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Learning to Code: Day 41 — Basic JavaScript Part 6

Heyooo it’s ya boi.

I had a bit of a hectic week, with Christmas coming up my work is bringing in the big orders now, so lots of Arbeitskraft needed, as they say, but let’s jump back into Arrays and Indexes in JavaScript, and look at some manipulation functions between the two, thanks to FreeCodeCamp for the lessons as always.

Accessing Multi-Dimensional Arrays with Indexes

Let’s finish up first from the last blog here and refresh our memories. Try not to get too confused by my explanation to follow.

We can focus in on an array within an array, also known as a multi-dimensional array. For example if we have several arrays, when we type out our first set of brackets, then focus on the outer-most array (first-level) entries, and additional brackets focus on the next entries within and so on. It’s a bit like moving down the list rows in the first bracket, then moving along the list column in the second bracket and so forth. For example:

- FreeCodeCamp

Makes sense right?

Remember: The code counts each time from 0, like we saw in the last blog, so the array containing [1,2,3] is arr[0], not arr[1].

Note: Keep your coding clean by avoiding spaces in the array name and brackets, it’s good practise for readability from other developers later on.

Manipulate Arrays with the push() Function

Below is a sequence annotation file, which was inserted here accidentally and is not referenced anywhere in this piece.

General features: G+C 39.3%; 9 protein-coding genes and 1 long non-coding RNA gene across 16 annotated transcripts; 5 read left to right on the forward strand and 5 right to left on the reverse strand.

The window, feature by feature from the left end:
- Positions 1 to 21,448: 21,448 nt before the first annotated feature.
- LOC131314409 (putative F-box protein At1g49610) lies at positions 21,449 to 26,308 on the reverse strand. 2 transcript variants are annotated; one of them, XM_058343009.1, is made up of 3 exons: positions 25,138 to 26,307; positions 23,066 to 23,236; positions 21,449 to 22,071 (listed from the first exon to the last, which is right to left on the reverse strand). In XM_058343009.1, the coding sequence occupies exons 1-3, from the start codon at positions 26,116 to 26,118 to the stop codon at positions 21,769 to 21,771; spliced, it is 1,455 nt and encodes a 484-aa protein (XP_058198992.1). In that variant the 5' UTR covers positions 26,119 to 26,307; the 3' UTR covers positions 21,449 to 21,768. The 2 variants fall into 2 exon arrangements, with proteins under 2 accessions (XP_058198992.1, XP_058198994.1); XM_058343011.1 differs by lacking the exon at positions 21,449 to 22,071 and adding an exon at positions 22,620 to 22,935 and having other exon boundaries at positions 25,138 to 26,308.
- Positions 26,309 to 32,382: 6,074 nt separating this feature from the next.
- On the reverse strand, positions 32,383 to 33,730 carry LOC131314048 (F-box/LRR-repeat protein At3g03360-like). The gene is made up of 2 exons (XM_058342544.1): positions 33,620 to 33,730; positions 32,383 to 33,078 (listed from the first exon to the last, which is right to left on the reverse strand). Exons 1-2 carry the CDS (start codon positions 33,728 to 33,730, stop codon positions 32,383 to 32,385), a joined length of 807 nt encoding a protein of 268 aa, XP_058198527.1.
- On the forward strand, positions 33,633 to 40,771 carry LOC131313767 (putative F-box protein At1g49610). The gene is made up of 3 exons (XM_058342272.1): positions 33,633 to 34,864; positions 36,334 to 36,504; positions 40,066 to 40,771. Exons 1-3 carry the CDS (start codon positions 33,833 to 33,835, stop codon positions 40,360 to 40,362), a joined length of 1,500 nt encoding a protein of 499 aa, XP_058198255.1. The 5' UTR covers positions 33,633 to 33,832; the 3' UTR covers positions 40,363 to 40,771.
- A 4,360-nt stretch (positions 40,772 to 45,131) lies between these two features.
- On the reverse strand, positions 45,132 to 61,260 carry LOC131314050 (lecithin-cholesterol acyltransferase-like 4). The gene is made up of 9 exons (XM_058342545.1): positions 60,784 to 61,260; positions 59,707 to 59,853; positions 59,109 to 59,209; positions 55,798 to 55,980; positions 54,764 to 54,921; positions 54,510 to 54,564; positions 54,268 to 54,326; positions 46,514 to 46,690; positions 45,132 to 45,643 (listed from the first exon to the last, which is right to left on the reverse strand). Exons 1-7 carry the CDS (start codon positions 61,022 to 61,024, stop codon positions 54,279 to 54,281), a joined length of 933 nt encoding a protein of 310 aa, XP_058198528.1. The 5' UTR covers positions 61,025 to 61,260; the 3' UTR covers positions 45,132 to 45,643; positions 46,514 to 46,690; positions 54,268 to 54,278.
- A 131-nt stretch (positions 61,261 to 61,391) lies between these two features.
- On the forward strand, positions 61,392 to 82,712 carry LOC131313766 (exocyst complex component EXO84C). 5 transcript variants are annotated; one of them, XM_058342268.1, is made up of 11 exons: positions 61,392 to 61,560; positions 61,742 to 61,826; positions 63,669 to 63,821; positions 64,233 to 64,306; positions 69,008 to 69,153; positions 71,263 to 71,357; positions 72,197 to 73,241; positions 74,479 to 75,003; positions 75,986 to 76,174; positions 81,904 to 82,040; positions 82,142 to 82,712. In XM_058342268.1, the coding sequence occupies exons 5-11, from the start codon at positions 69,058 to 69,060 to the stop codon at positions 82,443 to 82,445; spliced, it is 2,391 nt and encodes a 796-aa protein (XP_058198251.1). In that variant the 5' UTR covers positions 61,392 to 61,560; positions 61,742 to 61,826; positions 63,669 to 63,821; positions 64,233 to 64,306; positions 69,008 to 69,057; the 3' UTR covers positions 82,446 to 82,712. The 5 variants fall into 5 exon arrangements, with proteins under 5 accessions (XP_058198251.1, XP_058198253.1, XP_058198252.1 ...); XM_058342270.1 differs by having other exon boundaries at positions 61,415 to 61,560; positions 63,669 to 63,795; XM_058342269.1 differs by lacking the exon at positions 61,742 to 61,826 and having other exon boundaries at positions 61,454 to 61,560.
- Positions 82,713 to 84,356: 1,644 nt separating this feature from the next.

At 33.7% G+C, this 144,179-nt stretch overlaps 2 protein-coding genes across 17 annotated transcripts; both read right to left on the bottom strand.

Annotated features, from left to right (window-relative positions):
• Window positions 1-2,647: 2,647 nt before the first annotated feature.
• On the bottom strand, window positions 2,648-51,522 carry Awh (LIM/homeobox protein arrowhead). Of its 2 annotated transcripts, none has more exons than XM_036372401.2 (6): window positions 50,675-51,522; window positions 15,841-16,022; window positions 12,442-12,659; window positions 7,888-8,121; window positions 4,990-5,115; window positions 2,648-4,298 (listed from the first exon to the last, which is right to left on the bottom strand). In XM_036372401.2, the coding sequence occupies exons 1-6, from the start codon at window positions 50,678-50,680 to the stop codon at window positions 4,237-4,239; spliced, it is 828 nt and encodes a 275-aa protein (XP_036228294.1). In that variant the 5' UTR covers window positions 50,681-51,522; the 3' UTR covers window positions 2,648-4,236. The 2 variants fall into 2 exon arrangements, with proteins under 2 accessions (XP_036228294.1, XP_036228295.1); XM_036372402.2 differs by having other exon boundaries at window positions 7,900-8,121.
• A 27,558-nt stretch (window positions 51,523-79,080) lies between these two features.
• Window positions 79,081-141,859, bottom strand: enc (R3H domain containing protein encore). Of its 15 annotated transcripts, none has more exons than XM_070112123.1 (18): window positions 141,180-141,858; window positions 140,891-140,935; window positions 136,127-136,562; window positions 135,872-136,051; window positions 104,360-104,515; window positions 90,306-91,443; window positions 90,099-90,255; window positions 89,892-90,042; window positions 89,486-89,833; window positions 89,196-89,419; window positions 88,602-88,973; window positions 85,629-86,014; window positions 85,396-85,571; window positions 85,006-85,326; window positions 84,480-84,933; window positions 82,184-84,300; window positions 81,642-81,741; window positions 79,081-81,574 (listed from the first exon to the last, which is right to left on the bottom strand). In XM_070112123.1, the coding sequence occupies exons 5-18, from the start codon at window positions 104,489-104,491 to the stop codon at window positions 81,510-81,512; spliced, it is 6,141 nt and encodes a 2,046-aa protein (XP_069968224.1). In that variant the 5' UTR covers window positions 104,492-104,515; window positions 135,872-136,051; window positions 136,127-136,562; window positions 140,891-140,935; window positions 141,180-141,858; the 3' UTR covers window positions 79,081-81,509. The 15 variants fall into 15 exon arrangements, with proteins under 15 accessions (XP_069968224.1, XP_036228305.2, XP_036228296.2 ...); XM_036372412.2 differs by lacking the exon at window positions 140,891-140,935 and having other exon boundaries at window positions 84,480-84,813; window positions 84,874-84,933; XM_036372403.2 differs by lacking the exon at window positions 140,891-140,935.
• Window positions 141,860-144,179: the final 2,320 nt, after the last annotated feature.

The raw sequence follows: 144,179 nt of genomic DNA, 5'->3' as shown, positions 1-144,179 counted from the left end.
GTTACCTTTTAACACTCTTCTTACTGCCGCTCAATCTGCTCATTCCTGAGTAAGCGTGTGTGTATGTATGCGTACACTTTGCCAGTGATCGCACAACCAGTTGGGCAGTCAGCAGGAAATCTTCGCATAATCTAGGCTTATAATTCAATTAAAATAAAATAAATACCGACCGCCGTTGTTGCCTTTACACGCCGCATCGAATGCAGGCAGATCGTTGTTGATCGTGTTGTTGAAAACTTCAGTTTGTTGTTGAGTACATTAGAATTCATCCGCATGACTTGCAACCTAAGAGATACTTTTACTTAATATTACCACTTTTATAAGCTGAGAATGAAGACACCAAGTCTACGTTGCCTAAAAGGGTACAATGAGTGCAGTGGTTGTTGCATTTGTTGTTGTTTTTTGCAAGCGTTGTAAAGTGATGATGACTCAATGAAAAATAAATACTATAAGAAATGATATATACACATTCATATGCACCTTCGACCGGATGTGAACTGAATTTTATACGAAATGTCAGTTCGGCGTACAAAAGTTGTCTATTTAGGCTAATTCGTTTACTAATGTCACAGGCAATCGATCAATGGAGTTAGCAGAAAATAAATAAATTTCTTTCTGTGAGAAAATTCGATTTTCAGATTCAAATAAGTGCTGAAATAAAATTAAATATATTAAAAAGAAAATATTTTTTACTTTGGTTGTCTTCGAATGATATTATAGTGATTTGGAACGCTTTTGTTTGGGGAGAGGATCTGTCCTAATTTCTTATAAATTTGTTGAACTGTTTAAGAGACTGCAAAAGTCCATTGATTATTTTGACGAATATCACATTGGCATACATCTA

One easy way to append data onto an array is by using the push() function. Once our variable has been defined with it’s array entries, we can add entires onto the end of the array by typing the variable name followed by “.push([enter new array here]);”

Let’s see how that looks in sequence:

var myArray = [[“John”, 23], [“cat”, 2]];

myArray.push([“dog”, 3]);

This will amend myArray to be equal to [[“John”, 23], [“cat”, 2], [“dog”, 3]]

Manipulate Arrays with the pop() Function

Just as we have added an array entry onto the end of the array, we can also take one off the list, in this case pop() removes entries from the end. However, we can also take that “popped off” entry and assign it to a different variable so it’s stored and still accessible, by assigning the pop() function a new variable simultaneously. Let’s see all that in action and then break it down:

-FreeCodeCamp

So on line 1, we see the variable threeArr is defined. Line 2 we are defining the variable oneDown and assigning it to the pop() of threeArr (which will take the last array entry, 6). Line 3 and 4 are confirming the changes made by listing the new content of each variable using the console.log() function.

Manipulate Arrays with the shift() Function

Where pop() removes the last entry in the array, shift() removes the first.

This follows the exact same logic as the previous chapter, however our new variable will equal the first entry removed from the original variable, in this case threeArr would now equal [4,6] and oneDown would equal [1].

Manipulate Arrays with the unshift() Function

Just like the push() function which adds entries onto the end on the array, we can use unshift() to add entries in front of the array.

- FreeCodeCamp

In this example above from FreeCodeCamp, we can see that in line 1 a variable was defined, then in line 2 the first entry was removed, line 3 has a new entry added to the beginning of the array.

Note: This example above deals with a singular array so when we are adding a new entry in line 3, it’s going into the existing array, not a new array.

So, to summarise:

To add data in the beginning of the array, use unshift().

To remove data from the beginning of the array, use shift().

To add data in the end of the array, use push().

To remove data from the end of the array, use pop().

Aaaaand let’s call it there. Hope you liked this one! I enjoyed keeping it nice and concise today. See you next time!

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